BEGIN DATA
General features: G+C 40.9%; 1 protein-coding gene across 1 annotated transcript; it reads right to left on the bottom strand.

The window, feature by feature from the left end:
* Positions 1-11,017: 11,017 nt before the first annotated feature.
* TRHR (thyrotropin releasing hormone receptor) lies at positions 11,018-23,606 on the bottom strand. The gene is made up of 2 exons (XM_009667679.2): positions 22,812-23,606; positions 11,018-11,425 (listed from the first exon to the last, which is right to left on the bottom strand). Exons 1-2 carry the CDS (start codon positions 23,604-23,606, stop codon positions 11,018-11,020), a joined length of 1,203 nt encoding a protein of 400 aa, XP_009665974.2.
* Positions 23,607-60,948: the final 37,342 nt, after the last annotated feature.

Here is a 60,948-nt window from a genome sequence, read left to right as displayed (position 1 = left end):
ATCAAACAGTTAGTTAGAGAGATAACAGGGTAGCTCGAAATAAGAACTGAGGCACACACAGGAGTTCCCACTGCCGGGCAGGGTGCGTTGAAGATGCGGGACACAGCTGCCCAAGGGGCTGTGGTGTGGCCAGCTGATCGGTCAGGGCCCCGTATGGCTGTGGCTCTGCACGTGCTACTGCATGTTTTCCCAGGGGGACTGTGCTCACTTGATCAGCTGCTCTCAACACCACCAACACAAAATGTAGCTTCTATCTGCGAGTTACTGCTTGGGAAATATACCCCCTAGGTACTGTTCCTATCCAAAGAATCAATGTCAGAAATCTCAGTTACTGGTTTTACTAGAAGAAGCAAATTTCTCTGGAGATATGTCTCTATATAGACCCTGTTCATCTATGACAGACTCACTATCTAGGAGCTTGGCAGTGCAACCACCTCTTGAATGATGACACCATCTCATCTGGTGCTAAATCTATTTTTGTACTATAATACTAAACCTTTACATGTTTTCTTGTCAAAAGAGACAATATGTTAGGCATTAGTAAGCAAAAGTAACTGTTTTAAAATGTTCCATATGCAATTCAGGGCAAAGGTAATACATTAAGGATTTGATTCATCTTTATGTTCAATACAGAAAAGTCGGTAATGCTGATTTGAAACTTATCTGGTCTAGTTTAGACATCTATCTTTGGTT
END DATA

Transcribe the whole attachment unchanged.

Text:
General features: G+C 40.9%; 1 protein-coding gene across 1 annotated transcript; it reads right to left on the bottom strand.

The window, feature by feature from the left end:
* Positions 1-11,017: 11,017 nt before the first annotated feature.
* TRHR (thyrotropin releasing hormone receptor) lies at positions 11,018-23,606 on the bottom strand. The gene is made up of 2 exons (XM_009667679.2): positions 22,812-23,606; positions 11,018-11,425 (listed from the first exon to the last, which is right to left on the bottom strand). Exons 1-2 carry the CDS (start codon positions 23,604-23,606, stop codon positions 11,018-11,020), a joined length of 1,203 nt encoding a protein of 400 aa, XP_009665974.2.
* Positions 23,607-60,948: the final 37,342 nt, after the last annotated feature.

Here is a 60,948-nt window from a genome sequence, read left to right as displayed (position 1 = left end):
ATCAAACAGTTAGTTAGAGAGATAACAGGGTAGCTCGAAATAAGAACTGAGGCACACACAGGAGTTCCCACTGCCGGGCAGGGTGCGTTGAAGATGCGGGACACAGCTGCCCAAGGGGCTGTGGTGTGGCCAGCTGATCGGTCAGGGCCCCGTATGGCTGTGGCTCTGCACGTGCTACTGCATGTTTTCCCAGGGGGACTGTGCTCACTTGATCAGCTGCTCTCAACACCACCAACACAAAATGTAGCTTCTATCTGCGAGTTACTGCTTGGGAAATATACCCCCTAGGTACTGTTCCTATCCAAAGAATCAATGTCAGAAATCTCAGTTACTGGTTTTACTAGAAGAAGCAAATTTCTCTGGAGATATGTCTCTATATAGACCCTGTTCATCTATGACAGACTCACTATCTAGGAGCTTGGCAGTGCAACCACCTCTTGAATGATGACACCATCTCATCTGGTGCTAAATCTATTTTTGTACTATAATACTAAACCTTTACATGTTTTCTTGTCAAAAGAGACAATATGTTAGGCATTAGTAAGCAAAAGTAACTGTTTTAAAATGTTCCATATGCAATTCAGGGCAAAGGTAATACATTAAGGATTTGATTCATCTTTATGTTCAATACAGAAAAGTCGGTAATGCTGATTTGAAACTTATCTGGTCTAGTTTAGACATCTATCTTTGGTT